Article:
Mayweather has already challenged fighters to come forward and set up his next bout, the paper adds, with respondents including Toya Graham, the Baltimore mother who shot to fame for battering her rioter son on camera, and British boxer Robin Deakin, who has only won one contest in 52.

Image copyright Getty Images
Image caption Floyd Mayweather and Manny Pacquiao give each other the traditional eyeballing after the weigh-in for the most lucrative boxing contest ever

Steve Bunce, the Independent's boxing correspondent, says the money is going with the defensively minded Mayweather.

"Boxing can slowly ruin even the purest of fighters and Mayweather has brilliantly avoided unnecessary conflict during his unbeaten career of 47 fights, which includes 18 years of world title fights and championship belts at five different weights," he notes.

But he says there are doubts over the 38-year-old American's continued stamina, and it is possible that the more direct Pacquiao might be able to get close enough to land a telling blow.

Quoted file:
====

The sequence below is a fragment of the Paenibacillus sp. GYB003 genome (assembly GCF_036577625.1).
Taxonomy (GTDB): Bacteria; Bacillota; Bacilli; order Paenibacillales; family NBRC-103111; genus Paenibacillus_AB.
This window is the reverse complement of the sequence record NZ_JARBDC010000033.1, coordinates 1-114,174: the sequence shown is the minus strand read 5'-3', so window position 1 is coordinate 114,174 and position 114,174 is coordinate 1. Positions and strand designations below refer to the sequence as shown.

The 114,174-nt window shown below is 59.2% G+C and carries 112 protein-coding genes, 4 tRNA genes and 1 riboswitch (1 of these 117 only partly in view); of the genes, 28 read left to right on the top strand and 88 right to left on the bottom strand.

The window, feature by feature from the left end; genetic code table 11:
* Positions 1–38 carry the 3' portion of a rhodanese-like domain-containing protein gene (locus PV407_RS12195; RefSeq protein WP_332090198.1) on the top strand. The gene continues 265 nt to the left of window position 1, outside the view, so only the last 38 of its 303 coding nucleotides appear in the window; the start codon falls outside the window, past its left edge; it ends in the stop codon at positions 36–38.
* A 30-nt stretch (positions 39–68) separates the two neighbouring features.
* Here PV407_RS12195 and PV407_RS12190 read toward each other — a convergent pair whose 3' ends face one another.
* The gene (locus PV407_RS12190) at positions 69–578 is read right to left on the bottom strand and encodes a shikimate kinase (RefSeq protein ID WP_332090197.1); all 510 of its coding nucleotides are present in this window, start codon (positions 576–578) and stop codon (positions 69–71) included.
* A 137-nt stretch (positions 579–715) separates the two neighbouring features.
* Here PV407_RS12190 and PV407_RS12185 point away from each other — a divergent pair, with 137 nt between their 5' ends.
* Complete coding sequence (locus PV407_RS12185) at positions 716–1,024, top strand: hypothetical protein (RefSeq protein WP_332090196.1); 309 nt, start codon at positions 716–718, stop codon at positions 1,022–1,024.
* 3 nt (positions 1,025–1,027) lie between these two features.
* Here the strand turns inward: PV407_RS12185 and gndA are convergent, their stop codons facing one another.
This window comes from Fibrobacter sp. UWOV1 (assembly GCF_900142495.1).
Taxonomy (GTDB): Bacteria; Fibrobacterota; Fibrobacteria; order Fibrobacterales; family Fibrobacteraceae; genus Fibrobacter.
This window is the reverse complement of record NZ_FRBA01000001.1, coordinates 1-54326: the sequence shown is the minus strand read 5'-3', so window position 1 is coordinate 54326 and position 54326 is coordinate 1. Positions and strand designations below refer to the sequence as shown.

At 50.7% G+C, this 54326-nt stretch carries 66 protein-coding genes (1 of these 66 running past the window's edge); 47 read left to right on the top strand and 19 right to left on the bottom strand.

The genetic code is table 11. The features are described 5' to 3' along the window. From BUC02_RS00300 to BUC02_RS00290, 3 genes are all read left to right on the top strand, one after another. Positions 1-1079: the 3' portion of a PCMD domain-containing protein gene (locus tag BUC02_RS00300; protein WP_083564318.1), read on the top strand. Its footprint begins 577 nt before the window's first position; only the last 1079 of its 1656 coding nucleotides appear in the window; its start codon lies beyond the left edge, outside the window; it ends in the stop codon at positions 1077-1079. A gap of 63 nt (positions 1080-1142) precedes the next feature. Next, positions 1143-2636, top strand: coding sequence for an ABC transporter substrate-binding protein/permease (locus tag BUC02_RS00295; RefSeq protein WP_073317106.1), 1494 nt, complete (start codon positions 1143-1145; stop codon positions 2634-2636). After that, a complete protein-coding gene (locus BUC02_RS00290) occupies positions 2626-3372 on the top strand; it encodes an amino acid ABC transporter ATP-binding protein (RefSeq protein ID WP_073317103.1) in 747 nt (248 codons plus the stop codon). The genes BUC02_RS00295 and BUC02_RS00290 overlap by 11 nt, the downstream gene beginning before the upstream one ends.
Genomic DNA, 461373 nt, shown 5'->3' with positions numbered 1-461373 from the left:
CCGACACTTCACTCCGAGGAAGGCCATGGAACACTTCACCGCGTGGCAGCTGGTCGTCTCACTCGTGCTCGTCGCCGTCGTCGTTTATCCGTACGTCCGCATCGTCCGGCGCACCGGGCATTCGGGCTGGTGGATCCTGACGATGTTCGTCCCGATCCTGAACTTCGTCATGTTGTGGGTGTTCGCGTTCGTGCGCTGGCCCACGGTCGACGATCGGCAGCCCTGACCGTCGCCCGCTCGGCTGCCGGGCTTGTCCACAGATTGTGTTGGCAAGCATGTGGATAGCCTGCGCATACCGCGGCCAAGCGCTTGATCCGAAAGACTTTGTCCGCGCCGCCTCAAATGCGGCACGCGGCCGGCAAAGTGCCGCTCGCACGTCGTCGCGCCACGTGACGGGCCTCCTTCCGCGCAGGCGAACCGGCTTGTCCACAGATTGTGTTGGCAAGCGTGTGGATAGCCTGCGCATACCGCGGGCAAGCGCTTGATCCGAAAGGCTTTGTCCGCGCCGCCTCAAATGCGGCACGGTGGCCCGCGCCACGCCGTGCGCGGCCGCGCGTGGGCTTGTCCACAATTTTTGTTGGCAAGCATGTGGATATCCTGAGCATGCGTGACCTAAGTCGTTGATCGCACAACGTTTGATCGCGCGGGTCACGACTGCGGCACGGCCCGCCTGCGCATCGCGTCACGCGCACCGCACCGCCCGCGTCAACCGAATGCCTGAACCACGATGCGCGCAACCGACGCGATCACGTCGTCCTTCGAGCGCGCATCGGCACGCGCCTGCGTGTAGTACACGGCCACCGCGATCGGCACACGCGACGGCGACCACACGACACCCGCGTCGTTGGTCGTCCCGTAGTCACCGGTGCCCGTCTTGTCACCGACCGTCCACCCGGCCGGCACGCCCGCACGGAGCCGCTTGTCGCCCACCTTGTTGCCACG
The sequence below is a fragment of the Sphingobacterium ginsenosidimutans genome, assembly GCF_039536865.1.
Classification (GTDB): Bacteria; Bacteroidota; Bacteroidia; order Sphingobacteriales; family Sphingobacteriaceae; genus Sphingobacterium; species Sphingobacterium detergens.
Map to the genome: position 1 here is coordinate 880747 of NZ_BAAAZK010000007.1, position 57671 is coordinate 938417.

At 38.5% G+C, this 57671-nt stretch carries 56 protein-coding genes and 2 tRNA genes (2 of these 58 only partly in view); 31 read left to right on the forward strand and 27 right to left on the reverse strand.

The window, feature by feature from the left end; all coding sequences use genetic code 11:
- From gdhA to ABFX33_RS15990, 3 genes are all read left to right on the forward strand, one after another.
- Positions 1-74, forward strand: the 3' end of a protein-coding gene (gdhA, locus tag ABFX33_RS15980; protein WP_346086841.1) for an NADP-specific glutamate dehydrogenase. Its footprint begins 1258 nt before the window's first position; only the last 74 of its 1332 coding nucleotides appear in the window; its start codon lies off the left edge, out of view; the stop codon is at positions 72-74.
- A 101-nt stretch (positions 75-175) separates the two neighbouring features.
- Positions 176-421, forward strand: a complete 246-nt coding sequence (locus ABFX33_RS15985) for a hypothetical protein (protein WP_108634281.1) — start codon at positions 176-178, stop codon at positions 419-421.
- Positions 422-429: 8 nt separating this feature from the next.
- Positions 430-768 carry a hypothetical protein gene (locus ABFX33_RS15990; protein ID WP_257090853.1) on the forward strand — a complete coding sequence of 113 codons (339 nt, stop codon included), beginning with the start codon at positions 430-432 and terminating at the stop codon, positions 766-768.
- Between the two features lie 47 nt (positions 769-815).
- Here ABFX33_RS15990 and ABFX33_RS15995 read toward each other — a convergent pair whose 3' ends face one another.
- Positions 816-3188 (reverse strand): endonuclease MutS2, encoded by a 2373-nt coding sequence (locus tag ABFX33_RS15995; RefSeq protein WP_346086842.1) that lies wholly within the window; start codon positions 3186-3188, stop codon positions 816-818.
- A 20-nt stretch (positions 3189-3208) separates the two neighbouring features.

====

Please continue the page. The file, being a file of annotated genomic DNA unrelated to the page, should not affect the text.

The Guardian says the fight, six years in the making and with a £300m prize fund to split between the two boxers, recalls the sport's glory days of Mohammed Ali.

It quotes Pacquiao's trainer Freddie Roach on the tough background of his man.

He recalled a time when the 36-year-old Filipino sold doughnuts for a nickel more than he bought them, to survive, slept in a cardboard box, but kept boxing and turned professional at 14.

"Look at the man he is today," Roach says.

Mayweather counters, "My mentality has always been the same: line 'em up, and I'll knock 'em down like bowlin' pins."

The Guardian says he is treated "like a messiah" by his huge entourage, "from the man whose job during sparring is to insert chewing gum in his employer's mouth when he rests, to the guy who washes his 38 luxury cars."